The Thrive Lab endeavors to understand the nature of human thriving and the personal strengths and environments that promote thriving among diverse persons. In particular, our empirical research focuses on spirituality, religion, virtue development, and purpose. Our interdisciplinary scholarship integrates philosophical, theological, and psychological perspectives to further understand thriving and spirituality.
Thrive Scholars Fellow
Leanne is a fourth year PhD student in Fuller's Clinical Psychology program, studying parenting and moral development. She has presented her research at various psychological research conferences. Leanne also has a fellowship with the San Diego Psychoanalytic Center; is being intensively trained in British Object Relations theory and psychotherapy at the Psychoanalytic Center of California; and offers depth-oriented psychoanalytic psychotherapy and supervises therapists-in-training at Fuller Psychological and Family Services.
Thrive Scholars Fellow
Fred is a third year PhD student in Fuller's Psychological Science program. He holds an MA from Wheaton College in Christian Formation and Ministry and is a professional vocational coach (ICF).
Fred is currently working alongside Dr. Pam King on JoyRide: Thriving on the Road to Joy and Emerging Adult Spiritual Exemplars. His hope is to contribute to the discussion of helping others embrace their vocation and connect them to their purpose.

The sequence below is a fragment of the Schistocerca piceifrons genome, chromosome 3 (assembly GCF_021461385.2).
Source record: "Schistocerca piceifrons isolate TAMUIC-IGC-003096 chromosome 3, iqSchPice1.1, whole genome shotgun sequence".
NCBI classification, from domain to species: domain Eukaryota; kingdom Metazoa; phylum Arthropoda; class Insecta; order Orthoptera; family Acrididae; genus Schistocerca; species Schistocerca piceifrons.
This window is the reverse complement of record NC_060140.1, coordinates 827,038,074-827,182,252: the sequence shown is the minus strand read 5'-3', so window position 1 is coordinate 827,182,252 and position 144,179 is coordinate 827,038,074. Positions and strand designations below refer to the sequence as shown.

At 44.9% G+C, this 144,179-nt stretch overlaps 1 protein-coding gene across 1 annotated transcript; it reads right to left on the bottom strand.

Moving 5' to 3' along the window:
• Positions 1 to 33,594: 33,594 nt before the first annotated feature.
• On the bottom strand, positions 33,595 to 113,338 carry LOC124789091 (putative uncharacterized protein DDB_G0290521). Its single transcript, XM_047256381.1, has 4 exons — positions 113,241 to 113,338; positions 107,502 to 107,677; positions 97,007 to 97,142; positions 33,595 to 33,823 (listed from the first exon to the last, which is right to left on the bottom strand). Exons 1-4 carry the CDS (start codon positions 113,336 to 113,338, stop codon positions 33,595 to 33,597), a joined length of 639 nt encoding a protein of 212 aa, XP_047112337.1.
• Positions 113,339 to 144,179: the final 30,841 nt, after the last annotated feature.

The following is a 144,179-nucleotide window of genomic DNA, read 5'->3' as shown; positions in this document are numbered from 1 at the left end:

Thrive Scholars Fellow
Esther is a third year PhD student in Fuller's Psychological Science program. She holds a EdM from Harvard Graduate School of Education. She is also an experienced educator who has helped to pioneer a few new nation-wide projects in the field of social-emotional development and career development and guidance in Singapore. On several occasions she has brought together research, practitioners, and policy to bridge the gap from conceptualization to implementation.
Her research interests include socio-emotional well-being, career and purpose, and identity development. She has a particular interest in understanding how Third Culture kids and adults thrive in a globalized world and how their vocational calling and decisions are formed.
Jennifer Medina Vaughn, MS, is a doctoral candidate in Psychological Science at Fuller Graduate School of Psychology. She is a bilingual and bicultural licensed Marriage and Family Therapist with special interest in high-risk children and adolescents. As a doctoral student and King Research Fellow at the Thrive Center for Human Development, her research has focused on the impact of spirituality and hope on adolescents exposed to poverty and violence in El Salvador and Rwanda. Jennifer is a recent recipient of the Student and Early Career Committee (SECC) of the Society for Research in Child Development dissertation research funding award. Her dissertation project examines the mechanisms through which neighborhood socioeconomic status impacts young children of immigrants’ psychosocial well-being.